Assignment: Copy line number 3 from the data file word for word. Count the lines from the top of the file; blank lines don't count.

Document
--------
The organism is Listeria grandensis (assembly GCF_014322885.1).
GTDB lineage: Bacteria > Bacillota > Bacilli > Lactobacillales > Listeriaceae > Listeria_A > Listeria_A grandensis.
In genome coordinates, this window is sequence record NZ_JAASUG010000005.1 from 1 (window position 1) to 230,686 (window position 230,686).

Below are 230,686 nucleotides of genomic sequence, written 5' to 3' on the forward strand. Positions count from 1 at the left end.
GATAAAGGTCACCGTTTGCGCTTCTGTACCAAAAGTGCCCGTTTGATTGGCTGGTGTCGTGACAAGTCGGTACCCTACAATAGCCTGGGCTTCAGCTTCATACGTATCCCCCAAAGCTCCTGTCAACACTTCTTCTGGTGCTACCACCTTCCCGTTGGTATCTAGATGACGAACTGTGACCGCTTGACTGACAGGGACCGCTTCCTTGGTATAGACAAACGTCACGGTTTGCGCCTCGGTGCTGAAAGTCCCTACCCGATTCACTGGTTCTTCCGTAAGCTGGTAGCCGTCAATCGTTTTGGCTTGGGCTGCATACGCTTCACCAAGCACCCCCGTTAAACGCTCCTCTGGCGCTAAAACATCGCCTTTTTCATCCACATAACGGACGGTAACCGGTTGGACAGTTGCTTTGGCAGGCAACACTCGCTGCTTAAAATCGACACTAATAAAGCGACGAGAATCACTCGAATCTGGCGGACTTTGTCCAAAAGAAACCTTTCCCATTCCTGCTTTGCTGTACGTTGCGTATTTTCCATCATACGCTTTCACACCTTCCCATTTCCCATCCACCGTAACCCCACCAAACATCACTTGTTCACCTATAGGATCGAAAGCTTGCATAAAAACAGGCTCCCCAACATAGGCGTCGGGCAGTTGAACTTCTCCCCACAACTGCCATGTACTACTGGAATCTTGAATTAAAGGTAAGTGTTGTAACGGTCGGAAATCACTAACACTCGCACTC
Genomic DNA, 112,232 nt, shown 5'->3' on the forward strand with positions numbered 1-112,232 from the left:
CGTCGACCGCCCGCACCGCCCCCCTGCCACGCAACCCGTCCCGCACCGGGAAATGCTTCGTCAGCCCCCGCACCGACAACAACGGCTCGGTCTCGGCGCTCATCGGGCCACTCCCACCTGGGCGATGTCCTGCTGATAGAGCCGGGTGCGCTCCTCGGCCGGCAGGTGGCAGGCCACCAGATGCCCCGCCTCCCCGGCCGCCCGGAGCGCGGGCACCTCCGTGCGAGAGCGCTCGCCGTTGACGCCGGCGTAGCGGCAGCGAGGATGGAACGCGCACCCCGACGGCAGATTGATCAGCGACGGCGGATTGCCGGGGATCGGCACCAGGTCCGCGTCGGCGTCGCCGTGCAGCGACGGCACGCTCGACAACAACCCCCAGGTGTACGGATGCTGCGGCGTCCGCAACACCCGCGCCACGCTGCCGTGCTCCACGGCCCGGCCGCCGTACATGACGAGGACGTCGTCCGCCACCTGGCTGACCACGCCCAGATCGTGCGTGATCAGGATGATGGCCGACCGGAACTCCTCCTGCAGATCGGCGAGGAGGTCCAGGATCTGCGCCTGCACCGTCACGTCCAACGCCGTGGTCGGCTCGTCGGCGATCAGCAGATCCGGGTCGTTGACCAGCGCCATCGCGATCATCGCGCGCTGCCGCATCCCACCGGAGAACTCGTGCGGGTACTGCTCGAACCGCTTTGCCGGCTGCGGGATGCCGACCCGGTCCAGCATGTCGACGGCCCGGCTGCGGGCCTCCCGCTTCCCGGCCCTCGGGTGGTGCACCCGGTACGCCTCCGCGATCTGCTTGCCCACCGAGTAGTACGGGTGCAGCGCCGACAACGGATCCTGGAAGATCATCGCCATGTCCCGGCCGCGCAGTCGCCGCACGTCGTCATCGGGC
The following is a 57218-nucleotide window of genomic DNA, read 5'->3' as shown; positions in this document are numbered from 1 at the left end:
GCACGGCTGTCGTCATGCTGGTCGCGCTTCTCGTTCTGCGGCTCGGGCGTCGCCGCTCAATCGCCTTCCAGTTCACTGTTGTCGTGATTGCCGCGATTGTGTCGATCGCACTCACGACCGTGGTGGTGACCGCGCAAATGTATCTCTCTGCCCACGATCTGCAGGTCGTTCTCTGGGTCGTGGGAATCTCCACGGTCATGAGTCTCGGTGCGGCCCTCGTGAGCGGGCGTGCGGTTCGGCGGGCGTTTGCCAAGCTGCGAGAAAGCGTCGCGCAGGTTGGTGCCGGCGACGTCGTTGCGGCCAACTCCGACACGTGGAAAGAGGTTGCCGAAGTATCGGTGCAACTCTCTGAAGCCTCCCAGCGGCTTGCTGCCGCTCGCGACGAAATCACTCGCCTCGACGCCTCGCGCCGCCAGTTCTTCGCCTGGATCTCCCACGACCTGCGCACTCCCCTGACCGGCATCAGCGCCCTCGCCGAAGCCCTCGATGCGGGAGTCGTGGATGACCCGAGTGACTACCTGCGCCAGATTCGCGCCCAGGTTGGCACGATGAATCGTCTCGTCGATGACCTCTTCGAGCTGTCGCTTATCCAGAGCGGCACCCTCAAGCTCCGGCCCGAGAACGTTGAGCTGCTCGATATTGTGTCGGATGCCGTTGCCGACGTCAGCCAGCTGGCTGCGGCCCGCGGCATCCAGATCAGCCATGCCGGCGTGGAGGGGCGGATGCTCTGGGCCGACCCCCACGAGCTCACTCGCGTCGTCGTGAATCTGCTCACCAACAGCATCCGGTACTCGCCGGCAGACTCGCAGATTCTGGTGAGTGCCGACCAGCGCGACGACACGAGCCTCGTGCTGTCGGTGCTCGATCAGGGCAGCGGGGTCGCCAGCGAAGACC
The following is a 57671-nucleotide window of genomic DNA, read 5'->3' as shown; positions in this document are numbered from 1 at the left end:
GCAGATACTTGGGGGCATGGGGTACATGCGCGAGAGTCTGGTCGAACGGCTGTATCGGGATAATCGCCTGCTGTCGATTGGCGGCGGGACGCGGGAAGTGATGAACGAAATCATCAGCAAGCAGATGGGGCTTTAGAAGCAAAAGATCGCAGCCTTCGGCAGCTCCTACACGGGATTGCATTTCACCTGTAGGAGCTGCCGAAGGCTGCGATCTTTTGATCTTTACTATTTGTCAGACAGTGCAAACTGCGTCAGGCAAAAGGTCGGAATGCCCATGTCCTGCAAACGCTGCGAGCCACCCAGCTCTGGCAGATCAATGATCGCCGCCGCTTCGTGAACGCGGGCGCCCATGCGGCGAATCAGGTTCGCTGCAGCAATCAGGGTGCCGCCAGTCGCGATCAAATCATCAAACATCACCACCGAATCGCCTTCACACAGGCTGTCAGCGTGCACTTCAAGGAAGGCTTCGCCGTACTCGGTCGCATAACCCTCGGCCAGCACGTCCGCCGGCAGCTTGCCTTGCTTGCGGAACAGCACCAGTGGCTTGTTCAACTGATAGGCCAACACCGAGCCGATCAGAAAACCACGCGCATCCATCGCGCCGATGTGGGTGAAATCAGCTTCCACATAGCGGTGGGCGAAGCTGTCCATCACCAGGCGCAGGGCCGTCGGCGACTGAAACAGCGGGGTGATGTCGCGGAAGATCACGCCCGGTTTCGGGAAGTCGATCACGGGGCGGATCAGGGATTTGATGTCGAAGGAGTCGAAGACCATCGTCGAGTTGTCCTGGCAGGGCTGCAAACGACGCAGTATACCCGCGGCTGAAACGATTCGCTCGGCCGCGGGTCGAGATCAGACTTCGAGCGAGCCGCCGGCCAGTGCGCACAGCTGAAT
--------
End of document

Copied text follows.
In genome coordinates, this window is sequence record NZ_JAASUG010000005.1 from 1 (window position 1) to 230,686 (window position 230,686).